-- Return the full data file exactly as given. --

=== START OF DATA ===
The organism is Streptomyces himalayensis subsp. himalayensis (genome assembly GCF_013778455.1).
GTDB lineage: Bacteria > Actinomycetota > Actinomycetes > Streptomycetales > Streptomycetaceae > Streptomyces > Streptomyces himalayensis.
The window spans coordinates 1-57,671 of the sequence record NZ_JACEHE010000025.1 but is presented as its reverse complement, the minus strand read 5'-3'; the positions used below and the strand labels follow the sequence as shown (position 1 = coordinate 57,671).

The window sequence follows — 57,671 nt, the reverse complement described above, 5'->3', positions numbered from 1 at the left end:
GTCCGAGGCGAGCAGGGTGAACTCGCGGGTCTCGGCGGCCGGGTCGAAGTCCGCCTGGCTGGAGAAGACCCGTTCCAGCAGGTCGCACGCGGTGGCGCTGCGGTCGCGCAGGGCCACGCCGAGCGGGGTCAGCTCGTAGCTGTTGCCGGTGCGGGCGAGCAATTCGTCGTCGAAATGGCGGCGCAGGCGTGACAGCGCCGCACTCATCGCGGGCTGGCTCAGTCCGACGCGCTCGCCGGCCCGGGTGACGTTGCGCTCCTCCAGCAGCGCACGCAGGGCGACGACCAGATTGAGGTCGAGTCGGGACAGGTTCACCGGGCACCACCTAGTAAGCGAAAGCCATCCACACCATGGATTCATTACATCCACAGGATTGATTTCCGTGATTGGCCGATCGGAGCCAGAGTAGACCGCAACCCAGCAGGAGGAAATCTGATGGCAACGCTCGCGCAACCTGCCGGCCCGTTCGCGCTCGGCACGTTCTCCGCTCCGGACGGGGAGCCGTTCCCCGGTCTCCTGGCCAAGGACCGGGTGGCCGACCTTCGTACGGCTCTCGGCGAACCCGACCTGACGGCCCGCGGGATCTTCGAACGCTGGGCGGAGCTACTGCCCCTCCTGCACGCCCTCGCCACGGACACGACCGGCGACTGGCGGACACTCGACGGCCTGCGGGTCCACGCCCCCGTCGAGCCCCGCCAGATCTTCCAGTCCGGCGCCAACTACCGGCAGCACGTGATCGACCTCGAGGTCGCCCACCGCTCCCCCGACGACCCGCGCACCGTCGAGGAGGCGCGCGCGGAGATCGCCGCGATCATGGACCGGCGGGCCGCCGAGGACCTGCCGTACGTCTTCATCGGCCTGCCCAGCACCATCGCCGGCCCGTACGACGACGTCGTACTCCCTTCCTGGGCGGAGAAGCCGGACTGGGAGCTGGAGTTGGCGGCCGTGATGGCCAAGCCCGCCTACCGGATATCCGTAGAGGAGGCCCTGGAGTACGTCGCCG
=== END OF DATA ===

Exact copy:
The organism is Streptomyces himalayensis subsp. himalayensis (genome assembly GCF_013778455.1).
GTDB lineage: Bacteria > Actinomycetota > Actinomycetes > Streptomycetales > Streptomycetaceae > Streptomyces > Streptomyces himalayensis.
The window spans coordinates 1-57,671 of the sequence record NZ_JACEHE010000025.1 but is presented as its reverse complement, the minus strand read 5'-3'; the positions used below and the strand labels follow the sequence as shown (position 1 = coordinate 57,671).

The window sequence follows — 57,671 nt, the reverse complement described above, 5'->3', positions numbered from 1 at the left end:
GTCCGAGGCGAGCAGGGTGAACTCGCGGGTCTCGGCGGCCGGGTCGAAGTCCGCCTGGCTGGAGAAGACCCGTTCCAGCAGGTCGCACGCGGTGGCGCTGCGGTCGCGCAGGGCCACGCCGAGCGGGGTCAGCTCGTAGCTGTTGCCGGTGCGGGCGAGCAATTCGTCGTCGAAATGGCGGCGCAGGCGTGACAGCGCCGCACTCATCGCGGGCTGGCTCAGTCCGACGCGCTCGCCGGCCCGGGTGACGTTGCGCTCCTCCAGCAGCGCACGCAGGGCGACGACCAGATTGAGGTCGAGTCGGGACAGGTTCACCGGGCACCACCTAGTAAGCGAAAGCCATCCACACCATGGATTCATTACATCCACAGGATTGATTTCCGTGATTGGCCGATCGGAGCCAGAGTAGACCGCAACCCAGCAGGAGGAAATCTGATGGCAACGCTCGCGCAACCTGCCGGCCCGTTCGCGCTCGGCACGTTCTCCGCTCCGGACGGGGAGCCGTTCCCCGGTCTCCTGGCCAAGGACCGGGTGGCCGACCTTCGTACGGCTCTCGGCGAACCCGACCTGACGGCCCGCGGGATCTTCGAACGCTGGGCGGAGCTACTGCCCCTCCTGCACGCCCTCGCCACGGACACGACCGGCGACTGGCGGACACTCGACGGCCTGCGGGTCCACGCCCCCGTCGAGCCCCGCCAGATCTTCCAGTCCGGCGCCAACTACCGGCAGCACGTGATCGACCTCGAGGTCGCCCACCGCTCCCCCGACGACCCGCGCACCGTCGAGGAGGCGCGCGCGGAGATCGCCGCGATCATGGACCGGCGGGCCGCCGAGGACCTGCCGTACGTCTTCATCGGCCTGCCCAGCACCATCGCCGGCCCGTACGACGACGTCGTACTCCCTTCCTGGGCGGAGAAGCCGGACTGGGAGCTGGAGTTGGCGGCCGTGATGGCCAAGCCCGCCTACCGGATATCCGTAGAGGAGGCCCTGGAGTACGTCGCCG